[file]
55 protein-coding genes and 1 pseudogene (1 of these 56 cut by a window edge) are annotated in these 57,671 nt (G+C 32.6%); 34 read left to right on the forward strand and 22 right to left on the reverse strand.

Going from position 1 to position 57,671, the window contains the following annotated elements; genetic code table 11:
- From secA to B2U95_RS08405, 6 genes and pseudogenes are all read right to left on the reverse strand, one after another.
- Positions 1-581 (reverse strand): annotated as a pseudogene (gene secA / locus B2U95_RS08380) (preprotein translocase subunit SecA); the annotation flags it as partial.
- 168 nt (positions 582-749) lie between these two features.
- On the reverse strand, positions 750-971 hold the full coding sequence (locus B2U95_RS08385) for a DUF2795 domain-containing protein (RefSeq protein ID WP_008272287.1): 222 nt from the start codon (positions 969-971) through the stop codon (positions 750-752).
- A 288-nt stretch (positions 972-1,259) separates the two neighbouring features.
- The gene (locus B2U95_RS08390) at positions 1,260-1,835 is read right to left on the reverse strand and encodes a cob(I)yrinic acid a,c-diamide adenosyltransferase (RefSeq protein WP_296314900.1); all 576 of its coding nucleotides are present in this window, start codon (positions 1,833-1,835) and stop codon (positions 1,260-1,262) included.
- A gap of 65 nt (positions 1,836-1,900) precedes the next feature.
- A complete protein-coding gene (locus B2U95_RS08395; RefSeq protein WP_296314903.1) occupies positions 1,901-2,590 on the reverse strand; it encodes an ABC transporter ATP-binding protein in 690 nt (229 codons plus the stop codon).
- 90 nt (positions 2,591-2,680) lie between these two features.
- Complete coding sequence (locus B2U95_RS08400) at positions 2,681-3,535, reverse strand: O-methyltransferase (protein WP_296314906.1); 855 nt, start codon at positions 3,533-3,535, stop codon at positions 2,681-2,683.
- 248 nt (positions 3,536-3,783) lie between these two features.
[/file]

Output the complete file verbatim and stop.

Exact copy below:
55 protein-coding genes and 1 pseudogene (1 of these 56 cut by a window edge) are annotated in these 57,671 nt (G+C 32.6%); 34 read left to right on the forward strand and 22 right to left on the reverse strand.

Going from position 1 to position 57,671, the window contains the following annotated elements; genetic code table 11:
- From secA to B2U95_RS08405, 6 genes and pseudogenes are all read right to left on the reverse strand, one after another.
- Positions 1-581 (reverse strand): annotated as a pseudogene (gene secA / locus B2U95_RS08380) (preprotein translocase subunit SecA); the annotation flags it as partial.
- 168 nt (positions 582-749) lie between these two features.
- On the reverse strand, positions 750-971 hold the full coding sequence (locus B2U95_RS08385) for a DUF2795 domain-containing protein (RefSeq protein ID WP_008272287.1): 222 nt from the start codon (positions 969-971) through the stop codon (positions 750-752).
- A 288-nt stretch (positions 972-1,259) separates the two neighbouring features.
- The gene (locus B2U95_RS08390) at positions 1,260-1,835 is read right to left on the reverse strand and encodes a cob(I)yrinic acid a,c-diamide adenosyltransferase (RefSeq protein WP_296314900.1); all 576 of its coding nucleotides are present in this window, start codon (positions 1,833-1,835) and stop codon (positions 1,260-1,262) included.
- A gap of 65 nt (positions 1,836-1,900) precedes the next feature.
- A complete protein-coding gene (locus B2U95_RS08395; RefSeq protein WP_296314903.1) occupies positions 1,901-2,590 on the reverse strand; it encodes an ABC transporter ATP-binding protein in 690 nt (229 codons plus the stop codon).
- 90 nt (positions 2,591-2,680) lie between these two features.
- Complete coding sequence (locus B2U95_RS08400) at positions 2,681-3,535, reverse strand: O-methyltransferase (protein WP_296314906.1); 855 nt, start codon at positions 3,533-3,535, stop codon at positions 2,681-2,683.
- 248 nt (positions 3,536-3,783) lie between these two features.